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Wisconsin State Cranberry Growers Association / Wisconsin State Cranberry Growers' Association. Thirty-first annual meeting, Grand Rapids, Wisconsin, January 8, 1918. Thirtieth summer meeting, pavilion, Nekoose, Wis., August 14, 1917

Lewis, C. L., Jr.
Paper by C. L. Lewis, Jr., Beaver Brook, Wisconsin,   pp. 25-27 PDF (691.7 KB)

Page 26

tremely practical. We should receive aid from the state on the prob-
lems of insects, fungi, weeds, weather conditions and fertilizers, re-
ceiving the benefit of the knowledge of those men employed by the
state and United States government who have specialized in entomology,
pathology, botany, soils and meteorology. It is much easier for these
men to apply their knowledge to the needs of our business than for
each of us to struggle independently and blindly with these problems.
From the practical point of view we need a balance wheel, a man
who can aid us by his suggestions. Such a man must have had practi-
cal experience in cranberry growing and must have proven his suc-
cess by the only real proof, financial success. His counsel would prove
invaluable to the growers.
An Experiment Station is valuable for a limited number of pur-
poses. For propagation of new varieties it is essential and perhaps
for a few other reasons. The bogs in this state are built under widely
different conditions. Deep and shallow peat, various stages of decom-
position, variations in subsoil and varying opportunities for sand do
not permit of the formation of any code of rules for cranberry grow-
ing. Results obtained at an Experiment Station might not be appli-
cable to many bogs. Fertilizer experiments can be especially mis-
leading. There are many problems which each individual grower
must work out on his own bog. Under these conditions, I believe a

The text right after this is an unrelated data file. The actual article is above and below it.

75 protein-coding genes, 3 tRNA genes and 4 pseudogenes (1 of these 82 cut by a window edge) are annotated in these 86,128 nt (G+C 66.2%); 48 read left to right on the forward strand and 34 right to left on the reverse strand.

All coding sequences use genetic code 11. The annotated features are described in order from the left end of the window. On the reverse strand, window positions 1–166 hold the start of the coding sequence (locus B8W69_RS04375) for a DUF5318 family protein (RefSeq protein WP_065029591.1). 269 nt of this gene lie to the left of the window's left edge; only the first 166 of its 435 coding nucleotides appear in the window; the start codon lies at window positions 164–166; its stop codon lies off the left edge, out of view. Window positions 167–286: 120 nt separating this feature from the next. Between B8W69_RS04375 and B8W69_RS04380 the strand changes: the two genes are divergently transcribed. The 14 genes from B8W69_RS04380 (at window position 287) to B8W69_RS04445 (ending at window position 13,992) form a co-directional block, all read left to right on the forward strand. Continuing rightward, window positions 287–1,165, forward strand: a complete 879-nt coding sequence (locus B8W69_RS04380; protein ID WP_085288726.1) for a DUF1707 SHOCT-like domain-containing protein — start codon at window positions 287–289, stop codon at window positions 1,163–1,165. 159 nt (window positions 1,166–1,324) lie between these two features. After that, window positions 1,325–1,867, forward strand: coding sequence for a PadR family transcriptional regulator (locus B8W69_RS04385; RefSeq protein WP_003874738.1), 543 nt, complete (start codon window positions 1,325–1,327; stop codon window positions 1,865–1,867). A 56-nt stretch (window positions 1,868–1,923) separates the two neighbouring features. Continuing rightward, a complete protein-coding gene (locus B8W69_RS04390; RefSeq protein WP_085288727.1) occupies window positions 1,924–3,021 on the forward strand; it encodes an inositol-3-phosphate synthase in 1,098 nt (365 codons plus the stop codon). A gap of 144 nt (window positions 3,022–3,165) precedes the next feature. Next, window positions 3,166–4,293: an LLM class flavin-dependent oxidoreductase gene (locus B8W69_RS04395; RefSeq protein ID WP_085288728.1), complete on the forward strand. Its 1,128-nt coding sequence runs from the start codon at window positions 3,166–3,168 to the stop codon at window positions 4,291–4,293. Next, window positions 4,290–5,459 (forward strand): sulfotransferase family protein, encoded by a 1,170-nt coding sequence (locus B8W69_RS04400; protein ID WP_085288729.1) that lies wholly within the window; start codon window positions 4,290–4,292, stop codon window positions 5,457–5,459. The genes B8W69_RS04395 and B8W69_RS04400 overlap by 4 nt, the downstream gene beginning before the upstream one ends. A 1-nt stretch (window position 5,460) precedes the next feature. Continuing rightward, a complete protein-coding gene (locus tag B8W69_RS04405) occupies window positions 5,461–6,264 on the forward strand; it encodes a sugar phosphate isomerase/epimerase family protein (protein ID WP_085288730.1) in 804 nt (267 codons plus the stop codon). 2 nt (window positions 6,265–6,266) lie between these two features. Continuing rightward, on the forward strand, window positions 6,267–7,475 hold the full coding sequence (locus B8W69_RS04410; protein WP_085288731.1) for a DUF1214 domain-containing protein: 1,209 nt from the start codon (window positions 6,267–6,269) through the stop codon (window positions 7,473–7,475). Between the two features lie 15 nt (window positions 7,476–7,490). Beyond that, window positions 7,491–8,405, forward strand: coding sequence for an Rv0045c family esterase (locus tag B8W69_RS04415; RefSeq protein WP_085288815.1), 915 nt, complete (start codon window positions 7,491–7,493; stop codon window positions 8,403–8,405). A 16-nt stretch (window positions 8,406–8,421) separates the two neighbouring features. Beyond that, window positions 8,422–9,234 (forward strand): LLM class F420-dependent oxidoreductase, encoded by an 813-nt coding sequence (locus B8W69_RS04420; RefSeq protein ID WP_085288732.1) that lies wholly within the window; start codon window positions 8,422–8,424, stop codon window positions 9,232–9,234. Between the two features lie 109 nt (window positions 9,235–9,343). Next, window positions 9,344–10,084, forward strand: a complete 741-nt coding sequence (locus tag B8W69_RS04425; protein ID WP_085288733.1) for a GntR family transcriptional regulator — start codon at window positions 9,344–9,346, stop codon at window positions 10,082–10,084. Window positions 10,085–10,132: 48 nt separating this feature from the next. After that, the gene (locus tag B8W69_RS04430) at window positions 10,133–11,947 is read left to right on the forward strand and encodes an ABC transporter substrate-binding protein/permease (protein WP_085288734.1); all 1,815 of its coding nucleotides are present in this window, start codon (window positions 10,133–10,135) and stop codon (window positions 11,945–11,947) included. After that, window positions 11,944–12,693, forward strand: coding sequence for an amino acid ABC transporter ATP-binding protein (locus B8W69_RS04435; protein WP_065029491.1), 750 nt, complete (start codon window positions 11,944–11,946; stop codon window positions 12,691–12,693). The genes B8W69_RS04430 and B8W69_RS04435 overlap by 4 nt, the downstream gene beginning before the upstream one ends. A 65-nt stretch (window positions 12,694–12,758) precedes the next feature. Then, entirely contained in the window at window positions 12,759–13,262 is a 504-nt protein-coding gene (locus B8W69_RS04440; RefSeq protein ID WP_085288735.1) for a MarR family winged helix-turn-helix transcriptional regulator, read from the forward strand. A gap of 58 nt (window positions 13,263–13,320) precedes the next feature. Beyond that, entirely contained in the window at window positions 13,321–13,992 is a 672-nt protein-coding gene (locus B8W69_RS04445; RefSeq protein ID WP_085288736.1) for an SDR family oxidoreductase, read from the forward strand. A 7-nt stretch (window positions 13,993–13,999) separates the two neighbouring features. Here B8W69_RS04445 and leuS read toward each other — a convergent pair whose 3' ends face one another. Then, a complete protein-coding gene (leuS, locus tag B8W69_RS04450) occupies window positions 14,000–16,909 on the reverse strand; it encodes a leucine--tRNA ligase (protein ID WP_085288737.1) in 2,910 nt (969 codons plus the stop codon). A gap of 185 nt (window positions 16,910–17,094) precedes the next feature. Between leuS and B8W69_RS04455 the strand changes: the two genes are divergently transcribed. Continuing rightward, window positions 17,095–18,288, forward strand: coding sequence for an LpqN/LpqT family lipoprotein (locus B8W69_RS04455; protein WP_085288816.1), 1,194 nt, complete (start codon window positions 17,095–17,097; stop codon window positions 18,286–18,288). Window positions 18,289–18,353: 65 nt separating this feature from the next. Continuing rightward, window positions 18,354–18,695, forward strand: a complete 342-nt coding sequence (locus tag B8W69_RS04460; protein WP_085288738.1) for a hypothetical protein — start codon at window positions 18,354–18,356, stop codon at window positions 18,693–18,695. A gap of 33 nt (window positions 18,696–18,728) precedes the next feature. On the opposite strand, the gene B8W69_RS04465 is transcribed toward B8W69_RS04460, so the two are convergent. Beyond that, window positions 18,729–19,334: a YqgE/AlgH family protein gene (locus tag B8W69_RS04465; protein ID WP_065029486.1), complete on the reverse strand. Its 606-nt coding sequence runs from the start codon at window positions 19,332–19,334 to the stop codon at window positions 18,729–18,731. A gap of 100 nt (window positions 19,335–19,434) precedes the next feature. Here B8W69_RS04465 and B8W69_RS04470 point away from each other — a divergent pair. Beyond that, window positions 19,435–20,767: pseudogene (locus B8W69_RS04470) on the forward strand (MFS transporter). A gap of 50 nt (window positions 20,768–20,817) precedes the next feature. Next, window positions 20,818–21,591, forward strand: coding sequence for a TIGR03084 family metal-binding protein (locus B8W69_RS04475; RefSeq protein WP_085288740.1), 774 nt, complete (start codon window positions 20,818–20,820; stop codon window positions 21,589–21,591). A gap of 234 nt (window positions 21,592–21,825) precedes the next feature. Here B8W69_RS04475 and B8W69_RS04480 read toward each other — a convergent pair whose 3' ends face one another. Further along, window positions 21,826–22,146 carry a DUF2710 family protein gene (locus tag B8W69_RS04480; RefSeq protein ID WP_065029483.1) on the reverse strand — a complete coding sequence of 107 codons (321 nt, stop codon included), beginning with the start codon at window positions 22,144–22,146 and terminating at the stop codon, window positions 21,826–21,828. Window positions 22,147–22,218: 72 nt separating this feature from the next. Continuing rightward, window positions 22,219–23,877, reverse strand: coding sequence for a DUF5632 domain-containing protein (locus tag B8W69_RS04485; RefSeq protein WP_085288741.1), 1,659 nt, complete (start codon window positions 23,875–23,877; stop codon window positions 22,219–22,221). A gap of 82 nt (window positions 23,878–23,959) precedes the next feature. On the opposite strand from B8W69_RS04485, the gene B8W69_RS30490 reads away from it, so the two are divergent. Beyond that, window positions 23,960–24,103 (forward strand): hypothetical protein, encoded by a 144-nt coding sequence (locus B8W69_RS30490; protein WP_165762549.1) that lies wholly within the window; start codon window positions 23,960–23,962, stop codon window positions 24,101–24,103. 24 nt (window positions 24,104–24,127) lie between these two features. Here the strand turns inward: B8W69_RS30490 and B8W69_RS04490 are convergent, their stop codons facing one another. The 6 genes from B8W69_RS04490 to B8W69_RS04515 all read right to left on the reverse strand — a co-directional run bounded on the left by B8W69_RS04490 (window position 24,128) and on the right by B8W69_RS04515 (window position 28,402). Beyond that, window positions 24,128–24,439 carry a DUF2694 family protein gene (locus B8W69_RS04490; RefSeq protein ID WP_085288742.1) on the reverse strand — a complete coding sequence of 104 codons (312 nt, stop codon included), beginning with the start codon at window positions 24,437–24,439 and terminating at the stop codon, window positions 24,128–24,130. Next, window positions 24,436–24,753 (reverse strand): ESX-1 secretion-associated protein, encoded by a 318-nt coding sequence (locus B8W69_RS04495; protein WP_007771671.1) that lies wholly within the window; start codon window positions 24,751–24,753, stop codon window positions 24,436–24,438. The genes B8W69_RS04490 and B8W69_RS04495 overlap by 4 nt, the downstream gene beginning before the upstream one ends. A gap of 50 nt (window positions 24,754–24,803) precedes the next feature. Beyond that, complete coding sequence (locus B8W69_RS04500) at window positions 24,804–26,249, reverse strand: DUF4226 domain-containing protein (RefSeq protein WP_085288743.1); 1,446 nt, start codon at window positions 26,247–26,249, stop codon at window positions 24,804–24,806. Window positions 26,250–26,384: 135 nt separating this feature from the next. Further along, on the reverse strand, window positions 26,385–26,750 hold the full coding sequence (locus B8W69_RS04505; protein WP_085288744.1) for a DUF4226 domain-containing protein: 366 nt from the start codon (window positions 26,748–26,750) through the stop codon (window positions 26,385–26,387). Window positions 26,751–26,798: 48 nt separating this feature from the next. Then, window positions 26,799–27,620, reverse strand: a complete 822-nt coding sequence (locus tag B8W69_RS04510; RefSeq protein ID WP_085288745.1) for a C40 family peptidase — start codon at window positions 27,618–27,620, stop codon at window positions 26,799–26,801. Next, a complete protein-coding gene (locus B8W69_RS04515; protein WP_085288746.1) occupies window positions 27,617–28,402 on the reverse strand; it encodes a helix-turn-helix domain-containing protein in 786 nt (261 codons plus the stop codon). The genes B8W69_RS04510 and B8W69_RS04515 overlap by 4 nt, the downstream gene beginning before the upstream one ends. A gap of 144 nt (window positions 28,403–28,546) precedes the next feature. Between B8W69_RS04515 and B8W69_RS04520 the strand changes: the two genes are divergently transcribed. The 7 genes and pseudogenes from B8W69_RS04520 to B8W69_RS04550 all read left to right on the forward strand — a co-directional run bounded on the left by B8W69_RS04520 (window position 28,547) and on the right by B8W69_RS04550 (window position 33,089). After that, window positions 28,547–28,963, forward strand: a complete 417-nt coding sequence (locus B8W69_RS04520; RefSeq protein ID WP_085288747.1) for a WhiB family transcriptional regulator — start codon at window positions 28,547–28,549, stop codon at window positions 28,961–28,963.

traveling adviser would be of more service than an Experiment Sta-
tion. This man should cooperate with the state men who handle the
scientific end. Their conclusions should be presented to the associa-
tion at its meetings and perhaps monthly through some publication.
I do not mean to say that I am opposed to an Experiment Station
but in the present state of development in this state, I think more
benefit would be obtained by the suggestions outlined above. These
are but my own ideas and may not be shared by others. I confine
these remarks to this state because many problems already solved in
the east are still unsettled here. We argue the question of sand
culture in Wisconsin, they settled that question in Massachusetts 30
years ago.
I am going to mention a few of my own experiences with the Badger
Cranberry Company. As many of you know I started a cranberry
proposition in Washburn county six years ago. I prepared for it in
Massachusetts and came to Wisconsin very enthusiastic over eastern
methods. I copied them as nearly as possible in my work here. You
are undoubtedly interested to know how I am progressing. On the
whole, well, but not without my troubles. In planting my vines 14
inches apart each way I made a serious mistake. I am convinced that
we must plant closer together here than they do in the east. Due to
thin planting and slow growth, numerous weeds gained foothold and  4,
I have often been discouraged at their persistency. But by certain  f
methods of combatting them, they appear to be thinning out and I fully
expect to rid our bog of them entirely in a few years. Thin plant-
ing hss also kept our production far below what it should have been
the first few years. Aside from the manner of planting I am as yet
unconvinced by my own experience at least. that I have adopted any
other eastern methods that have not proven very satisfactory.

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